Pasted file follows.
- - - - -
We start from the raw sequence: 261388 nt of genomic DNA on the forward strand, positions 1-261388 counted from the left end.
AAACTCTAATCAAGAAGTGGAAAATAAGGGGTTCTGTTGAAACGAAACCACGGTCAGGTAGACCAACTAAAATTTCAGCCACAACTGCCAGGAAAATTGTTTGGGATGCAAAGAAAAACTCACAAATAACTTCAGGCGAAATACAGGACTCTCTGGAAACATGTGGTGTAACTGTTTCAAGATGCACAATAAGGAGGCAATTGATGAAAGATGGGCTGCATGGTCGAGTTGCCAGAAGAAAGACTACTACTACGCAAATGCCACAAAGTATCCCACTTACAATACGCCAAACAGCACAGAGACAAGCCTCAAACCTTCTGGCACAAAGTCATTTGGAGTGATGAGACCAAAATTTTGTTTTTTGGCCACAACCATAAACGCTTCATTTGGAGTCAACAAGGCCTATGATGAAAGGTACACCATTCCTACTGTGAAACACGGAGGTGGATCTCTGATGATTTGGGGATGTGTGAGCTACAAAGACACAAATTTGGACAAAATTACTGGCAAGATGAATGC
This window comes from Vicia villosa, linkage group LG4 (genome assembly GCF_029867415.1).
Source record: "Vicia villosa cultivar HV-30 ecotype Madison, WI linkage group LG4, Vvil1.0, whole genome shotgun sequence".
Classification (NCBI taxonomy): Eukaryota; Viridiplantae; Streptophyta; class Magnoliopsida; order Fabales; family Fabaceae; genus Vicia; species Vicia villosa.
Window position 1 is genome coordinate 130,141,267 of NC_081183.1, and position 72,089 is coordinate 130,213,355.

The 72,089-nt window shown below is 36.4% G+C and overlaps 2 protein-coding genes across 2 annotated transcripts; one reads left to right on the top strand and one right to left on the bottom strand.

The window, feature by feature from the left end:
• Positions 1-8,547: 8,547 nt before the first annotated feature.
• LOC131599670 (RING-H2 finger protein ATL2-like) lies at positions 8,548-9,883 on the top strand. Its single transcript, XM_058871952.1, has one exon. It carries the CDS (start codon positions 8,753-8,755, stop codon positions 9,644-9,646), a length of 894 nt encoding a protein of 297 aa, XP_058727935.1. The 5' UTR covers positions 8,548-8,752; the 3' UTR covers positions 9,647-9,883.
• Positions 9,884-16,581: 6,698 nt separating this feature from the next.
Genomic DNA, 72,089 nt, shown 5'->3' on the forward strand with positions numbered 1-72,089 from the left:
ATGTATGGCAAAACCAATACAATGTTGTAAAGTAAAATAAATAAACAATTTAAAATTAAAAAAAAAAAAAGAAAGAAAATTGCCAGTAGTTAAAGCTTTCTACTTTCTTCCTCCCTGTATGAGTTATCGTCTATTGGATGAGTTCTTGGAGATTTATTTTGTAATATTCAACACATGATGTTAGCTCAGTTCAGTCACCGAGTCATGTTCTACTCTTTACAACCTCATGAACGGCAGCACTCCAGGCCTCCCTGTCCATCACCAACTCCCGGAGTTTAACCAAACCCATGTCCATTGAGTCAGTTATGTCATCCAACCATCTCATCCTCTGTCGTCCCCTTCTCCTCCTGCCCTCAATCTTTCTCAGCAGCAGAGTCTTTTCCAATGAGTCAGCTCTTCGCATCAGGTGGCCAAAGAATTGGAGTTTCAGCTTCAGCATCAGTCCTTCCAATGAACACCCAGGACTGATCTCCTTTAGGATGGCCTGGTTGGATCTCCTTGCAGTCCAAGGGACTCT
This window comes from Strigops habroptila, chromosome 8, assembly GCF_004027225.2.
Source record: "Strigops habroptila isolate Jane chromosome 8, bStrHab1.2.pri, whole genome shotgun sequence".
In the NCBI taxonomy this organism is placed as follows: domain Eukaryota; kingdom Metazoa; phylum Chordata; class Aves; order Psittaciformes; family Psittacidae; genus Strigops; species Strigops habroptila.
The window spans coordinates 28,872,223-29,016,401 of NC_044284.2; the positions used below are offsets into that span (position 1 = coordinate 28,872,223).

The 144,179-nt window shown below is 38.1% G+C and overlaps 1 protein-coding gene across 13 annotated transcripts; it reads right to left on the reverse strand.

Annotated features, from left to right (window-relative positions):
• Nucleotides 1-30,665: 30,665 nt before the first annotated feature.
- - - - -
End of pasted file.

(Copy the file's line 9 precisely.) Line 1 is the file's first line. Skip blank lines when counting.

• Positions 1-8,547: 8,547 nt before the first annotated feature.